Newman’s work, like that of his frequent collaborator Sam Mendes, is as unsettling as it is beautiful. Both are intended to push us out of our comfort zones, nudging us to see something stylish and beautiful among the shadows and ruins. Mendes’s work uncovers the sinister forces lurking near us and sometimes within us, and his films ask us to stare uncomfortably at the black cracks in our own psyches. Newman’s music is like the dark music that rises from those cracks—haunting, frightening, altogether new yet somehow familiar. His music and Mendes’s films also present to us a painful yearning and loneliness that can seemingly never be filled. That hollow, empty quality is what makes their darkest works so frightening yet so brilliant, so recognizable and unfathomable all at once. They are dark masters and their creations are dangerous gems.
Nowadays, Willie Nelson is the bearded, braided, grand old man of country music. He’s not only a musician and composer but also an activist and philanthropist beloved by country music fans, farmers (he established the Farm Aid movement with Neil Young and John Mellencamp in 1985), hipsters, even hip-hop artists. When he sang a pot-themed Christmas carol with Stephen Colbert on Colbert’s delightful “A Colbert Christmas” special a few years back, he was the highlight of a highly lit show. So it’s fun to see a clean-cut, clean-shaven Willie in this film clip from 1962 in which he dons a sharp suit and uses his smooth DJ voice between songs.
Willie spent several years as an actual DJ in the 1950s, first in Texas and later in the Pacific Northwest. After getting his start on the radio in Texas, he moved west to broadcast his resonant announcer’s voice from a radio station in Vancouver, Washington, just across the state line from Portland, Oregon. There he bought his first house, had his second child and wrote several songs that became big hits for other country artists. In Texas and in Washington, Willie was famous for opening his show with his signature line: “This is your ol’ cotton pickin’, snuff dippin’, tobacco chewin’, coffee pot dodgin’, dumplin’ eatin’, frog giggin’ hillbilly from Hill County!” (I’m so glad he moved beyond frog gigging.)
Once Willie started having real success in selling his songs, he moved back to Texas to resume his DJ duties while looking for recording opportunities of his own. He DJ’ed on Texas radio stations while teaching guitar classes and writing songs on the side. He moved to Nashville in 1960 hoping to get a recording contract of his own, but all his demos were rejected. He finally got his first contract in 1961 and released his first album, …And Then I Wrote, in 1962.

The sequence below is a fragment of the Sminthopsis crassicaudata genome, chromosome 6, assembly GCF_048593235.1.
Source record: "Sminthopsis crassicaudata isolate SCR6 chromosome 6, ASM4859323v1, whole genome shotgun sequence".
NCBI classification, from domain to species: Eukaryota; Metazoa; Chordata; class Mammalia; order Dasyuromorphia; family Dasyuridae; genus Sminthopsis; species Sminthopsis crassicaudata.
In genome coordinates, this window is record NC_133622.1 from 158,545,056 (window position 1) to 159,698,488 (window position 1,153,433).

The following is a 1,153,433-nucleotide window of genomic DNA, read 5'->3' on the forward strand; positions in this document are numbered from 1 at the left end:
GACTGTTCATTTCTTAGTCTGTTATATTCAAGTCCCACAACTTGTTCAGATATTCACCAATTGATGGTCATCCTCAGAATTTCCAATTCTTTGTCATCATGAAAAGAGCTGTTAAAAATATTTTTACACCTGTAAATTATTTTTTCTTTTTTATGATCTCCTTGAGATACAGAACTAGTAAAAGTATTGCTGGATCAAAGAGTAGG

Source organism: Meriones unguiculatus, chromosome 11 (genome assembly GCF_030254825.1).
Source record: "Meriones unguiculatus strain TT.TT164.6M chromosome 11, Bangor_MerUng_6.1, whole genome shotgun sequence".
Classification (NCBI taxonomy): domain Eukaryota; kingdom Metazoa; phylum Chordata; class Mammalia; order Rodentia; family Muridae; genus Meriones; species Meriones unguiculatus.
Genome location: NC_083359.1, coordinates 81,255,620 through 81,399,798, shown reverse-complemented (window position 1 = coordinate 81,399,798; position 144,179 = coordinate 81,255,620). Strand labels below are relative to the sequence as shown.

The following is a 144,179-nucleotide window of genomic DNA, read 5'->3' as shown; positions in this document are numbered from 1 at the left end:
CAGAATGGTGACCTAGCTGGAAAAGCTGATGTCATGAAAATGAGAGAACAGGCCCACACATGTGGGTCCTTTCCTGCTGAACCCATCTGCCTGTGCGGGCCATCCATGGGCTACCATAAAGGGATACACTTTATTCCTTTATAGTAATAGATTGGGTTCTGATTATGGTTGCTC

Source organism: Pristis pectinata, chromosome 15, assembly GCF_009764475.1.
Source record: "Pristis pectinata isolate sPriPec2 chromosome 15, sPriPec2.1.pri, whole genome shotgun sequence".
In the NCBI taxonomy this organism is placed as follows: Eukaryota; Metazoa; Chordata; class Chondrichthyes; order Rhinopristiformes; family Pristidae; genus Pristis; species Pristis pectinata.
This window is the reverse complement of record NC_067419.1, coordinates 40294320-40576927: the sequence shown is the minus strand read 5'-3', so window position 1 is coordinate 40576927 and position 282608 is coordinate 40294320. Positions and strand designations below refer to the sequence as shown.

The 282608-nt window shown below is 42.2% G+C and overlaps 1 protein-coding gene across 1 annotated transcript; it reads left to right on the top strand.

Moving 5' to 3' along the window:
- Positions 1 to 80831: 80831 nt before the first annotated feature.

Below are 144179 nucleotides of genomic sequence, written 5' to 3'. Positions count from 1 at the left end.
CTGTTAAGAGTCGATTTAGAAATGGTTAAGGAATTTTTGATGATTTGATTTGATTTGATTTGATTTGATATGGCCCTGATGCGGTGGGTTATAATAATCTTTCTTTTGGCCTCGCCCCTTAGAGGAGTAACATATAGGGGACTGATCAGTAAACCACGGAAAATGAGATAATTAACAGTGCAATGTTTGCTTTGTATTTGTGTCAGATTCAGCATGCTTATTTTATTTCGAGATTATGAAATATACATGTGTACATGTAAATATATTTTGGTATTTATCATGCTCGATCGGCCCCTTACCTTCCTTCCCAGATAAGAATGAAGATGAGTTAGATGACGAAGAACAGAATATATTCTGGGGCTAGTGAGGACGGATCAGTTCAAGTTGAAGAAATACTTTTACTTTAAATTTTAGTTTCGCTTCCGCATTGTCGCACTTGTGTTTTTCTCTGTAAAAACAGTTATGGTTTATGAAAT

Well before Willie was a household name, he was writing hit songs for other country artists. His best-known composition, “Crazy,” became Patsy Cline’s biggest hit and is the most frequently played juke box song of all time. He was paid just $50 for the rights to it, but, happily, he said in one of his very enjoyable interviews with Terry Gross on her Fresh Air National Public Radio show that he did receive royalties on it later. (For more on the story behind the song, check out this piece by NPR’s Linda Wertheimer was featured on All Things Considered in 2000.)
Though Willie is a country legend, listen closely to his phrasing and you’ll recognize the huge influence that jazz has had on his performing style. Willie is always singing and swinging just a little off the beat to add interest to every measure. Despite his strong twang and the trademark nasal quality of his voice when he sings in his upper register, a warm mellowness takes over in his lower tones. There is a spare quality to his singing and beautiful guitar playing that reminds one jazz musicianship; his takes on pop standards like “Stardust” often have a dreamy quality.
Willie has recorded with many artists, and his distinctive voice blends well with all sorts of pop, rock, folk, jazz and country voices, smooth and rough, high and low. Willie has taken on a sort of everyman persona over the years, but behind the easygoing, scraggly looking fellow in jeans and bandannas is a major philanthropist, humanitarian and advocate for animal welfare; a sophisticated musical storyteller; a legendary composer; a gifted and subtle guitarist; and, at times, a mellow crooner with a voice and a vision like no one else’s.
[The following essay was originally published in July 2005. This year marks the tenth anniversary of my friend Richard’s wonderful house concert series, which began with a concert by gifted jazz pianist Jessica Williams. Last night I had the pleasure of again hearing Jessica play Richard’s glorious Steinway at another intimate house concert. She became my friend at that first concert ten years ago, and I love her and her music still. In honor of Jessica, who is a remarkable musician and a beautiful human being, I reprint this essay and I invite you to visit her website, JessicaWilliams.com.—LG ]